Setting Up Linux Open Source Xen Virtualization

While many different Linux distributions include packages for Xen, this page focuses on CentOS 5 and Redhat Enterprise 5, which we have found to be well supported and easy to setup. To make full use of Xen, you should be running one of these distributions on a machine with plenty of RAM (8 GB or more), enough disk space for all the filesystems of instances you want to host, and a CPU that supports either Intel's VTI extensions or AMD Pacifica. Also, the host system should have LVM setup and have plenty of free space in its volume group, so that Cloudmin can create VM disk images as logical volumes.

This documentation relates to the open source version of Xen only - the commercial variant supported by Citrix is treated separately by Cloudmin, and is covered on the Citrix Xen page.

Cloudmin GPL

The Cloudmin GPL install script should install a Xen-capable kernel and all other required packages
on the system it is run on, so none of the steps here are needed. All you need to do is reboot the system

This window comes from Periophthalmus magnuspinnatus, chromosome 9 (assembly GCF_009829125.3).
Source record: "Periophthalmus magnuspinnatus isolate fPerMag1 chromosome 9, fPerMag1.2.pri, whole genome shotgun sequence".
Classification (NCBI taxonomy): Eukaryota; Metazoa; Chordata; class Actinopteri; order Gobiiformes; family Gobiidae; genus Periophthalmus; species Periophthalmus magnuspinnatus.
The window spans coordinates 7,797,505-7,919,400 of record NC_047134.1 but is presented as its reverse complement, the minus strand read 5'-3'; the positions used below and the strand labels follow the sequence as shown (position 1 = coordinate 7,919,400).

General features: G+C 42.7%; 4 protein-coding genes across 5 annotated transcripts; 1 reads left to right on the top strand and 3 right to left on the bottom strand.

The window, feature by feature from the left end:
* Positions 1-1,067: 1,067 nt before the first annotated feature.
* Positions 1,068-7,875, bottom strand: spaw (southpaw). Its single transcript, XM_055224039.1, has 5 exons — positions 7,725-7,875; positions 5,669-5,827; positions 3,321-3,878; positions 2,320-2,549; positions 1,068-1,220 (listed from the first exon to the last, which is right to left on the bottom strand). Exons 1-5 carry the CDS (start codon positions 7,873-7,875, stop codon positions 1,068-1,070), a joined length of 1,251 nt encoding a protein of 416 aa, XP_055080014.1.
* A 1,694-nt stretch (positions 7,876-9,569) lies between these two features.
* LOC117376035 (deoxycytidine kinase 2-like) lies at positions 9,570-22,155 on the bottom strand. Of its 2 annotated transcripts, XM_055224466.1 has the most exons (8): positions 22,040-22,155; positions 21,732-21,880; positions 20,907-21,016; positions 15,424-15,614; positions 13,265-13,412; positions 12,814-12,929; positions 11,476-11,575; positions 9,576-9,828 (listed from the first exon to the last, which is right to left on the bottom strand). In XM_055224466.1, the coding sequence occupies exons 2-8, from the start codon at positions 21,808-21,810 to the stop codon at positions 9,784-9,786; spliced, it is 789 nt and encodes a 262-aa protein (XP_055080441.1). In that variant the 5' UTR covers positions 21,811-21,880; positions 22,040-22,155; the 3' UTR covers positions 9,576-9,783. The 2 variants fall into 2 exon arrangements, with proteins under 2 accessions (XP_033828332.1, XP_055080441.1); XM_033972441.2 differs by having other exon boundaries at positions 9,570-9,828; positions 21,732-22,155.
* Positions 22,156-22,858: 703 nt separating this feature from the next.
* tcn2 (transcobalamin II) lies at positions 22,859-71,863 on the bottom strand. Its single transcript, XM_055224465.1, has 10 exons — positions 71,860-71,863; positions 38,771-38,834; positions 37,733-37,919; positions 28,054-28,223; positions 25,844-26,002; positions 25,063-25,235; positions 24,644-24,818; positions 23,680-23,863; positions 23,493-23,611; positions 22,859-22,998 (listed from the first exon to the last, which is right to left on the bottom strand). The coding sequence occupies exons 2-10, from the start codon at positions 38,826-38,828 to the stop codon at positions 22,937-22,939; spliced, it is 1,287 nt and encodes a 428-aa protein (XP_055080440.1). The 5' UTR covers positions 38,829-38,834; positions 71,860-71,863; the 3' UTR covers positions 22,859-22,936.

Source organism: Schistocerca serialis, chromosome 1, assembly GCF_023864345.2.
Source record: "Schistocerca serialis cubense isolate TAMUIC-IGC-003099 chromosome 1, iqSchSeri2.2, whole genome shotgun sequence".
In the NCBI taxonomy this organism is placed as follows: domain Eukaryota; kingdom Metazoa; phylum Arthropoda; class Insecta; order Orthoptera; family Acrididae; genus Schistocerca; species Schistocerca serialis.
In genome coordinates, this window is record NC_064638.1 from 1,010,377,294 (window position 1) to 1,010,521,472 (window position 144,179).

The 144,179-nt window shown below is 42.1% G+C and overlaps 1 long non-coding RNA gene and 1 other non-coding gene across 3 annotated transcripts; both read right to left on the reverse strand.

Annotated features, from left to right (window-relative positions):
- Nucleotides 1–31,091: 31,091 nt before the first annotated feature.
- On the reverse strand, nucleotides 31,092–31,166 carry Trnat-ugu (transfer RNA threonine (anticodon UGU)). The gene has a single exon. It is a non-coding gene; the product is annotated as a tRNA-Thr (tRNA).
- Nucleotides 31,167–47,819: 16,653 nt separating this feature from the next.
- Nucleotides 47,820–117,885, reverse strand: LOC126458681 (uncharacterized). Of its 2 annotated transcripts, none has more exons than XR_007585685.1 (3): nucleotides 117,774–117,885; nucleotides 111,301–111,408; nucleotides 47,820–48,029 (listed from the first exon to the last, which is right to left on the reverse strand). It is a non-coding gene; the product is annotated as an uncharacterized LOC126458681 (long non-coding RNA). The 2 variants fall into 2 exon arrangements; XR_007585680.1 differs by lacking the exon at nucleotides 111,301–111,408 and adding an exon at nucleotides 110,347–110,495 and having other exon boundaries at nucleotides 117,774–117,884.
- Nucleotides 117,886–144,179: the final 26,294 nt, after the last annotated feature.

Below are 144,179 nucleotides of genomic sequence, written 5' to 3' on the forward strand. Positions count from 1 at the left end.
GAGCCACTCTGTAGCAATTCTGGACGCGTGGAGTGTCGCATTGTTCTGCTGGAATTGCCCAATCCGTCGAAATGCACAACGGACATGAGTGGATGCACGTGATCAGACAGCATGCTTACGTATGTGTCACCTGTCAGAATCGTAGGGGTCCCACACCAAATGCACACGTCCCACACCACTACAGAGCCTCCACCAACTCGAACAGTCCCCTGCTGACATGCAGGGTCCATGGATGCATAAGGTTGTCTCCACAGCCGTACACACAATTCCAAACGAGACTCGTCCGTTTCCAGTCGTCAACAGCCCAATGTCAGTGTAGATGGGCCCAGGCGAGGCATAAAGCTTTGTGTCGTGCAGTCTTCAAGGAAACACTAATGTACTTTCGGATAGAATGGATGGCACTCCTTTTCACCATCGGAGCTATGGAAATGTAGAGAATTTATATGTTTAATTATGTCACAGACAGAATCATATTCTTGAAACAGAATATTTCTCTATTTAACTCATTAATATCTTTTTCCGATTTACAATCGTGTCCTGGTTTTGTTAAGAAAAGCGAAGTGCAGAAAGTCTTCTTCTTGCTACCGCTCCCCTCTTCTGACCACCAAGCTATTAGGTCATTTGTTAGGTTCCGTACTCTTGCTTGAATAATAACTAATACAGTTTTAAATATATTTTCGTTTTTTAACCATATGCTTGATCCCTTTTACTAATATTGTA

after running the installer, and then verify that the kernel includes Xen support by running uname -r .

CentOS 5 or 6

Once you have a freshly installed system running CentOS 5 or 6, the steps to set it up for Xen hosting are :

  1. Login as root via SSH or at the console.
  2. On CentOS 6, an additional YUM repository needs to be enabled to install the Xen kernel packages, as they are not included with CentOS 6 by default. To do this, run the command
    yum install http://au1.mirror.crc.id.au/repo/kernel-xen-release-6-5.noarch.rpm
  3. Install the Xen kernel with the command
    yum install kernel-xen kernel-xen-devel
  4. Once the new kernel has been installed, an entry for it will be automatically added to /boot/grub/menu.lst like :
    title CentOS (2.6.18-8.1.4.el5xen)
            root (hd0,2)
            kernel /xen.gz-2.6.18-8.1.4.el5
            module /vmlinuz-2.6.18-8.1.4.el5xen ro root=/dev/VolGroup00/LogVol00 rhgb quiet
            module /initrd-2.6.18-8.1.4.el5xen.img
  5. Edit /boot/grub/menu.lst and change the default= line to use the newly added Xen kernel, which will typically be the first one in the file (numbered 0).
  6. Install the Xen commands package with the command
    yum install xen parted
  7. Disable the virbr0 Qemu network interface with the command
    cat /dev/null >/etc/libvirt/qemu/networks/default.xml
  8. Make sure SElinux is disabled by editing /etc/sysconfig/selinux and changing the SELINUX line to SELINUX=disabled .
  9. Increase the limit on loopback devices by editing /etc/modprobe.conf and adding the line options loop max_loop=255 at the end .
  10. Reboot the system with the reboot command. If you are at the console, you should be able to see Xen-related messages during the kernel boot process.
  11. Verify that Xen is working with the command :